This morning Monty spoke at some length and with great passion about the voice of God. Through people, through writing, through a person. And it’s not what is said or what is written, but what is done and what actually and simply is.
This is a key point of the Christian religion. That it is God-become-man, experiencing a life limited by time and space, limited by a body which cannot do all things at once, limited by an experience bounded by sunrise and sunset, limited by the people who have their own viewpoints and desires, who live lives by their own lights and hoping—at moments—to be using their lives for things that are important and eternal.
The life of faith in Jesus of Nazareth is at once an ordinary life and an extraordinary life. In the ordinary, it is obedience and trust and peace. It is doing what needs to be done at the moment, to one’s fullest efforts, and it is doing so with the peace that this day has enough troubles and enough to do without worrying for tomorrow’s concerns. (Just a note in passing: taking care of today’s problems today doesn’t mean ignoring the fact that tomorrow will arrive with its own problems, and that by acting today we can forestall tomorrow’s problems; it simply means that we don’t have to carry more burden than is required for today. Rather than thinking “I cannot bear this burden for the next ten years” we can think “I might be able to bear this for the next ten minutes; and if not, I can get grace, I think, for those next ten minutes.”)
In the extraordinary—faith is something that impels us to change into something we didn’t expect, and to become someone we haven’t yet seen: the changed person with the changed life. Were we to remain in our ordinary lives, simply working with today’s problems today, we are existing, which is fine. But then we are not changing and becoming something more. Faith is something that pulls us into a different life, a life that is bigger than our circumstances or our understanding. Faith is something that has led men and women in past ages to change their ages. Faith is something that strikes someone at a moment and gives them insight that they, themselves, can act in such a way as to change the course of history.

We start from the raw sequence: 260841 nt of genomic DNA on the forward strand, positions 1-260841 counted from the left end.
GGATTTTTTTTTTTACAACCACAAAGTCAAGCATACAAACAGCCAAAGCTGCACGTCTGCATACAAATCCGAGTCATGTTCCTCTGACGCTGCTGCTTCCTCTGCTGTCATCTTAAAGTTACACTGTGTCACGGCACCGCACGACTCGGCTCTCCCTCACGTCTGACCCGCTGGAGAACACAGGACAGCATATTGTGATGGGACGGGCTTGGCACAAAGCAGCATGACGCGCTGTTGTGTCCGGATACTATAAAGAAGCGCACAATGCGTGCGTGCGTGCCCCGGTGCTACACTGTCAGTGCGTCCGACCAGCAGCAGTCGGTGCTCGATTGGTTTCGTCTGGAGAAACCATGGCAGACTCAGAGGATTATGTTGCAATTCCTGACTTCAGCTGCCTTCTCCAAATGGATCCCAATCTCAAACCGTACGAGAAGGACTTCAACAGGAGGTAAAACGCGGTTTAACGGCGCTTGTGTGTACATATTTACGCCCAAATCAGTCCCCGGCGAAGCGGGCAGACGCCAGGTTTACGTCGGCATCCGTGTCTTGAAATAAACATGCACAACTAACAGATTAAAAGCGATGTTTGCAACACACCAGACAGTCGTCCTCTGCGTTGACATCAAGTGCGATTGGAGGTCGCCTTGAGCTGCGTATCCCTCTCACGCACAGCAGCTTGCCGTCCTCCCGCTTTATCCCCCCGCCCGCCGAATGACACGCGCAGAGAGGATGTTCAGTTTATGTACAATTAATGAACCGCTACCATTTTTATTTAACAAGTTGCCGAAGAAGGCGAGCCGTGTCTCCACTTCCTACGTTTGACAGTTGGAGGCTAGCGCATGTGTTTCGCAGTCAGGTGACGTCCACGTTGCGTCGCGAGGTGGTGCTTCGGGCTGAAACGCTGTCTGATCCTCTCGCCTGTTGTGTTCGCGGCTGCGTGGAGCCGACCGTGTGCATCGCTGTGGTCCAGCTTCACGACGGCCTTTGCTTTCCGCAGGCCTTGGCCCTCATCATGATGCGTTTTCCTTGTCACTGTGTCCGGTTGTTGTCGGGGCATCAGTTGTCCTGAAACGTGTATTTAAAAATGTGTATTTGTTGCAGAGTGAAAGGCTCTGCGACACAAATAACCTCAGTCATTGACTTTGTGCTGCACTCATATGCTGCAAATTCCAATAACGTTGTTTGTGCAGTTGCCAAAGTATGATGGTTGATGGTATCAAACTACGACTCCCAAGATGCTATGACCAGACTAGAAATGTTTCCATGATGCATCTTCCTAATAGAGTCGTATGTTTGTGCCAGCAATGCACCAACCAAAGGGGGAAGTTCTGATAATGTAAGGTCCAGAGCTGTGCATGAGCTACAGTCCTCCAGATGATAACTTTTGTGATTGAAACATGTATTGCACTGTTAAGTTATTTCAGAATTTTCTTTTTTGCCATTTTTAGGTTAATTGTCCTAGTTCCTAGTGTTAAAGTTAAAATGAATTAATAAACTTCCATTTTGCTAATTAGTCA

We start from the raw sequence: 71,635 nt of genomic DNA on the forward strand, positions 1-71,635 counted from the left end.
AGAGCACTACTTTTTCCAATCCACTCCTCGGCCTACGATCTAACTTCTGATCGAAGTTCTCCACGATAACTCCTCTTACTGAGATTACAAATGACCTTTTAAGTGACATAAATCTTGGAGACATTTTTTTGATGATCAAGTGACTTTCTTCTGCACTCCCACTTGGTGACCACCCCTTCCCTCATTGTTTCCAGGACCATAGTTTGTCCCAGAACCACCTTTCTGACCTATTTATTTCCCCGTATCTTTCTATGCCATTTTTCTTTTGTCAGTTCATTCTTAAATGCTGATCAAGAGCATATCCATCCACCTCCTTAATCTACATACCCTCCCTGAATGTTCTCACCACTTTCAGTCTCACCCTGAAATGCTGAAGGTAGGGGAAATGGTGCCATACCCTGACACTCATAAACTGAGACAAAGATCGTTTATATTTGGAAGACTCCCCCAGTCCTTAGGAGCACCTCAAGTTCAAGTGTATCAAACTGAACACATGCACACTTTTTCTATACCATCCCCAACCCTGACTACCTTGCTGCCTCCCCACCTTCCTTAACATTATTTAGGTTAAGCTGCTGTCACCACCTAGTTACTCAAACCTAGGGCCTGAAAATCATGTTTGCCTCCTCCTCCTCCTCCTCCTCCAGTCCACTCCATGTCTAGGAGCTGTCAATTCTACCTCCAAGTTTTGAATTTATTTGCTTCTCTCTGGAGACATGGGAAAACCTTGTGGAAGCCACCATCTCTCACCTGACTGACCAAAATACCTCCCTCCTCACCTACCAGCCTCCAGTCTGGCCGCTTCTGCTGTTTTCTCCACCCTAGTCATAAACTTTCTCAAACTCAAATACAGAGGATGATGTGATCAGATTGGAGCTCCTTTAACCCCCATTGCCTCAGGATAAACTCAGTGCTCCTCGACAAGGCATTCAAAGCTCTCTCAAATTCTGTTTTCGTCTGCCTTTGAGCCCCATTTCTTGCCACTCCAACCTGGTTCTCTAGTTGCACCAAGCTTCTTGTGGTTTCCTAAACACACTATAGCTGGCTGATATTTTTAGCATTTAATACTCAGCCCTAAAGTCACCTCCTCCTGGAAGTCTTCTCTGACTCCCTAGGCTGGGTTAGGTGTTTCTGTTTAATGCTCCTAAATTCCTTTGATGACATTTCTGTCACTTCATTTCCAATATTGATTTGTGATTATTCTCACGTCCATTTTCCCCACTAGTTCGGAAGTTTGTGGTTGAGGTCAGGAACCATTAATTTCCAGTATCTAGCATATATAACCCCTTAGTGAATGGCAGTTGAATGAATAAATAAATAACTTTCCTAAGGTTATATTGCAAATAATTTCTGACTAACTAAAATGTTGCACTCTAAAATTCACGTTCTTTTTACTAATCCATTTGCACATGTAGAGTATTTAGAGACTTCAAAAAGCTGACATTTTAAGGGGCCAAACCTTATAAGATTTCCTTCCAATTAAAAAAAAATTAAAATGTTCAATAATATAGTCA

I get it that people think that Christianity is like any other religion, or that it is only a religion. It is that—a religion. It has its rites and rituals. It has a tradition of belief and a way of worship; it has a body of believers and an external world that doesn’t understand; it has teachings and systemic theologies; like any religion it has true believers and uncertain sympathizers; it has rifts and splits and fights. It shows its connection to humanity in that Christianity is just like us: full of imperfection and full of hope.
But there is this one unique thing among other religions today: it is centered in a man, Jesus, who is the fullness of God in human form. Not a system of just beliefs and traditions. Not just warnings and commandments, rules and rituals. Not just ideals and failure. But someone who became someone just like us, and who promises to make us—one day—perfectly like he is, a complete human.
This is what makes it unique for us, and the most satisfying “religion.” It is worth losing one’s religion of beliefs to find this faith in a person.